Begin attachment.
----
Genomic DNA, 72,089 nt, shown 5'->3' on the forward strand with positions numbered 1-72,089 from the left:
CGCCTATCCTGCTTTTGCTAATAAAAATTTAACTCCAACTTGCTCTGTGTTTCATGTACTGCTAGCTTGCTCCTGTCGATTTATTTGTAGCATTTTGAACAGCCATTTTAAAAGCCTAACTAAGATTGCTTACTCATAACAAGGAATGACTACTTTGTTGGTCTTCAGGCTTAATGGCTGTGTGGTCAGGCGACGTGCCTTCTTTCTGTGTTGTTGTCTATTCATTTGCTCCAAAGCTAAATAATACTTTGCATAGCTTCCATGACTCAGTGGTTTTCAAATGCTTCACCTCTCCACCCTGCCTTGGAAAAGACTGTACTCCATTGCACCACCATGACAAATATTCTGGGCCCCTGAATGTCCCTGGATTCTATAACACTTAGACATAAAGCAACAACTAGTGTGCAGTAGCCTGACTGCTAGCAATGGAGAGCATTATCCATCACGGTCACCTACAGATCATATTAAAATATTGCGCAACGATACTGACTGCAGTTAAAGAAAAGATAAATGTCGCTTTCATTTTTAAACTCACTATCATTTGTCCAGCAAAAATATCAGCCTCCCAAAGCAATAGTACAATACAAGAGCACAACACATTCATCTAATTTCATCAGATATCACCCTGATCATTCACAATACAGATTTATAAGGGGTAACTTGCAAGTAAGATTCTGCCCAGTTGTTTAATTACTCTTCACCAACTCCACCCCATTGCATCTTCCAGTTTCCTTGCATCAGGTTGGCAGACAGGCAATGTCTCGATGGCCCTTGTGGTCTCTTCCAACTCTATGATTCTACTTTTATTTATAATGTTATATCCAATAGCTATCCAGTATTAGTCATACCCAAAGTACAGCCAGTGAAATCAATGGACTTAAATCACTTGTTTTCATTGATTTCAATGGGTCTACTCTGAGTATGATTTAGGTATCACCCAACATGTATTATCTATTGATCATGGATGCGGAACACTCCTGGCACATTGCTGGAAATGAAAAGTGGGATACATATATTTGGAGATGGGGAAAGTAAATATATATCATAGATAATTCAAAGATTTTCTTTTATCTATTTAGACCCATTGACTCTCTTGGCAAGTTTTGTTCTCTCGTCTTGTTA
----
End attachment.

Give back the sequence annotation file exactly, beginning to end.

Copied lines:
Genomic DNA, 72,089 nt, shown 5'->3' on the forward strand with positions numbered 1-72,089 from the left:
CGCCTATCCTGCTTTTGCTAATAAAAATTTAACTCCAACTTGCTCTGTGTTTCATGTACTGCTAGCTTGCTCCTGTCGATTTATTTGTAGCATTTTGAACAGCCATTTTAAAAGCCTAACTAAGATTGCTTACTCATAACAAGGAATGACTACTTTGTTGGTCTTCAGGCTTAATGGCTGTGTGGTCAGGCGACGTGCCTTCTTTCTGTGTTGTTGTCTATTCATTTGCTCCAAAGCTAAATAATACTTTGCATAGCTTCCATGACTCAGTGGTTTTCAAATGCTTCACCTCTCCACCCTGCCTTGGAAAAGACTGTACTCCATTGCACCACCATGACAAATATTCTGGGCCCCTGAATGTCCCTGGATTCTATAACACTTAGACATAAAGCAACAACTAGTGTGCAGTAGCCTGACTGCTAGCAATGGAGAGCATTATCCATCACGGTCACCTACAGATCATATTAAAATATTGCGCAACGATACTGACTGCAGTTAAAGAAAAGATAAATGTCGCTTTCATTTTTAAACTCACTATCATTTGTCCAGCAAAAATATCAGCCTCCCAAAGCAATAGTACAATACAAGAGCACAACACATTCATCTAATTTCATCAGATATCACCCTGATCATTCACAATACAGATTTATAAGGGGTAACTTGCAAGTAAGATTCTGCCCAGTTGTTTAATTACTCTTCACCAACTCCACCCCATTGCATCTTCCAGTTTCCTTGCATCAGGTTGGCAGACAGGCAATGTCTCGATGGCCCTTGTGGTCTCTTCCAACTCTATGATTCTACTTTTATTTATAATGTTATATCCAATAGCTATCCAGTATTAGTCATACCCAAAGTACAGCCAGTGAAATCAATGGACTTAAATCACTTGTTTTCATTGATTTCAATGGGTCTACTCTGAGTATGATTTAGGTATCACCCAACATGTATTATCTATTGATCATGGATGCGGAACACTCCTGGCACATTGCTGGAAATGAAAAGTGGGATACATATATTTGGAGATGGGGAAAGTAAATATATATCATAGATAATTCAAAGATTTTCTTTTATCTATTTAGACCCATTGACTCTCTTGGCAAGTTTTGTTCTCTCGTCTTGTTA